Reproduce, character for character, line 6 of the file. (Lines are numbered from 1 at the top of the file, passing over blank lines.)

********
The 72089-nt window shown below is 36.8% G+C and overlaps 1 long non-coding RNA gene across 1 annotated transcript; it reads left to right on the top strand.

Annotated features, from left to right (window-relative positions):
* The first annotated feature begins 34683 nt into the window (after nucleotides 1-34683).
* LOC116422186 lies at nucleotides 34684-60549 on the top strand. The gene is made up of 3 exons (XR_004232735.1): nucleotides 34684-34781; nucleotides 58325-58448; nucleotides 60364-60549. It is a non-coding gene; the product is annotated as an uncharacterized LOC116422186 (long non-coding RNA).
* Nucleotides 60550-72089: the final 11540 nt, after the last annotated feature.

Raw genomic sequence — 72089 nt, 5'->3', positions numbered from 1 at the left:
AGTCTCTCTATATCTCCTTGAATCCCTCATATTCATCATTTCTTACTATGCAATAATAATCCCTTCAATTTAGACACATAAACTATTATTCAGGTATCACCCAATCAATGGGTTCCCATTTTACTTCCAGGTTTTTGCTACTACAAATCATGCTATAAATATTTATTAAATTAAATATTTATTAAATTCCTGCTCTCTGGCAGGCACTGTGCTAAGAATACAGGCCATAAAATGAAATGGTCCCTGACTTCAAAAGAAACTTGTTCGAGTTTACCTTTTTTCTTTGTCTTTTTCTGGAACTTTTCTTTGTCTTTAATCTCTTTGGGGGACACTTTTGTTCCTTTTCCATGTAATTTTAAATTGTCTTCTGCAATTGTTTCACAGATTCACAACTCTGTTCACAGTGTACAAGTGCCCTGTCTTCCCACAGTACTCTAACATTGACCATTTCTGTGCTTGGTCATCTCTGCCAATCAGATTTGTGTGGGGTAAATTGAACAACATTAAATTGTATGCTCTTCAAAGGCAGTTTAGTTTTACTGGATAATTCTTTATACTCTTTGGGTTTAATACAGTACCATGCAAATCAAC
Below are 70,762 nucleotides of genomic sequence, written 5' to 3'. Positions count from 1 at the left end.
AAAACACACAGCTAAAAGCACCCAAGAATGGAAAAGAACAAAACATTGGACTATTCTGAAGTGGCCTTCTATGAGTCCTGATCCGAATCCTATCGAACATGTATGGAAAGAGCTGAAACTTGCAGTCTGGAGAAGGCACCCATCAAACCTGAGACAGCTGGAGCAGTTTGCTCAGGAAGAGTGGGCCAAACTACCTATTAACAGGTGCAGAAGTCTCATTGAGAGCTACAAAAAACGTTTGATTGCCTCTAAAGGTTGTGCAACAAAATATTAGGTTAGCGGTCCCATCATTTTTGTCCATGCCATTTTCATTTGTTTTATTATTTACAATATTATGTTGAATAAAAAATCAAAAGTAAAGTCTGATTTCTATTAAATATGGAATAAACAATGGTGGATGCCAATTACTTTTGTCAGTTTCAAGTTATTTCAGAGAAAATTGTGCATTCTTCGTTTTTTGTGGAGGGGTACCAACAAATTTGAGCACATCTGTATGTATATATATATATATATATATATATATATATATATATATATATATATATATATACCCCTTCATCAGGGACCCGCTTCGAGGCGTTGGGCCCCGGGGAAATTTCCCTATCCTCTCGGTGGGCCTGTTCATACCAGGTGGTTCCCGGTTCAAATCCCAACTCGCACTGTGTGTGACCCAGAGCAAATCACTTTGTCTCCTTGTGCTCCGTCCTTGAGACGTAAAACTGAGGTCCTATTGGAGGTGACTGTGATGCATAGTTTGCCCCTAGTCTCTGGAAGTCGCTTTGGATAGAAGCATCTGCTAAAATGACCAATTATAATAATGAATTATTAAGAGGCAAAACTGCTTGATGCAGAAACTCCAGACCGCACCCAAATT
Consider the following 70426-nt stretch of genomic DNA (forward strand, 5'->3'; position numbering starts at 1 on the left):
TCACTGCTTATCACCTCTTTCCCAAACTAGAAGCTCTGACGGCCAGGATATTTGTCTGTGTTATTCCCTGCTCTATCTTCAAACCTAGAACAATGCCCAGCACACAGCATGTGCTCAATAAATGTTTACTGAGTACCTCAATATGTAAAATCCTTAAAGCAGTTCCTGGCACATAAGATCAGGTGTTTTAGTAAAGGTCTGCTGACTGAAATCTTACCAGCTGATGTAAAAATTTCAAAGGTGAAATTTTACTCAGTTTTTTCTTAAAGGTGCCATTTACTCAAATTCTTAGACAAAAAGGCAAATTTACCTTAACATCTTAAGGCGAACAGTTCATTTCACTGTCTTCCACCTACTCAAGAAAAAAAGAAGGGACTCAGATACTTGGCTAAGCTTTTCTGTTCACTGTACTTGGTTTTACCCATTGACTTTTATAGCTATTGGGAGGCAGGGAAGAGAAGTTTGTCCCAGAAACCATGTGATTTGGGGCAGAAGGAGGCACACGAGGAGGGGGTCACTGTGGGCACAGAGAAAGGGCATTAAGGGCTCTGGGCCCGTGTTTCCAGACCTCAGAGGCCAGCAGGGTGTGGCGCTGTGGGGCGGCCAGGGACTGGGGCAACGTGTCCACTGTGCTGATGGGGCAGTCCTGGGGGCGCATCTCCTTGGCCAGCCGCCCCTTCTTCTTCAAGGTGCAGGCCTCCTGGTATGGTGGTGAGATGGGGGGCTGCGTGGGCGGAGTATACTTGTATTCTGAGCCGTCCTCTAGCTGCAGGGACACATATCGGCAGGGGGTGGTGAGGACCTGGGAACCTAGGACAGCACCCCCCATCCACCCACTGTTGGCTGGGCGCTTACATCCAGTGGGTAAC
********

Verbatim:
Raw genomic sequence — 72089 nt, 5'->3', positions numbered from 1 at the left: